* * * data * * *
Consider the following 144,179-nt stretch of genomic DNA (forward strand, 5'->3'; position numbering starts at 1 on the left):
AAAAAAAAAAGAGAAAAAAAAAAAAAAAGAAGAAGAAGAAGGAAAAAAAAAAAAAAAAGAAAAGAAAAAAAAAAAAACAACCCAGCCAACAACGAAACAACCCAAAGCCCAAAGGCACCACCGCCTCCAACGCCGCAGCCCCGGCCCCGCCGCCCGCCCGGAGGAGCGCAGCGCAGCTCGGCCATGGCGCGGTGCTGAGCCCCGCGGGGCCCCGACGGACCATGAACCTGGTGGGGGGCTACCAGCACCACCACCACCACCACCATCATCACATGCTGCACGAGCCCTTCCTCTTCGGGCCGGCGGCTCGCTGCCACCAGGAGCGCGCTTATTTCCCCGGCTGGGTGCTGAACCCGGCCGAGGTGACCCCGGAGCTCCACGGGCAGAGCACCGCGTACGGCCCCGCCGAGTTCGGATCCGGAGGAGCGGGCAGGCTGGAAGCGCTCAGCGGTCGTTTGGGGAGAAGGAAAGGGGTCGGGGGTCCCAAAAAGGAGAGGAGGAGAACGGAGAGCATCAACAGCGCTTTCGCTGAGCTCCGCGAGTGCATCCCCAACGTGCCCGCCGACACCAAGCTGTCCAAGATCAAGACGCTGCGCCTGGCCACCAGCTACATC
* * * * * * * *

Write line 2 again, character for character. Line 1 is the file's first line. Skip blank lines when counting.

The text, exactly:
AAAAAAAAAAGAGAAAAAAAAAAAAAAAGAAGAAGAAGAAGGAAAAAAAAAAAAAAAAGAAAAGAAAAAAAAAAAAACAACCCAGCCAACAACGAAACAACCCAAAGCCCAAAGGCACCACCGCCTCCAACGCCGCAGCCCCGGCCCCGCCGCCCGCCCGGAGGAGCGCAGCGCAGCTCGGCCATGGCGCGGTGCTGAGCCCCGCGGGGCCCCGACGGACCATGAACCTGGTGGGGGGCTACCAGCACCACCACCACCACCACCATCATCACATGCTGCACGAGCCCTTCCTCTTCGGGCCGGCGGCTCGCTGCCACCAGGAGCGCGCTTATTTCCCCGGCTGGGTGCTGAACCCGGCCGAGGTGACCCCGGAGCTCCACGGGCAGAGCACCGCGTACGGCCCCGCCGAGTTCGGATCCGGAGGAGCGGGCAGGCTGGAAGCGCTCAGCGGTCGTTTGGGGAGAAGGAAAGGGGTCGGGGGTCCCAAAAAGGAGAGGAGGAGAACGGAGAGCATCAACAGCGCTTTCGCTGAGCTCCGCGAGTGCATCCCCAACGTGCCCGCCGACACCAAGCTGTCCAAGATCAAGACGCTGCGCCTGGCCACCAGCTACATC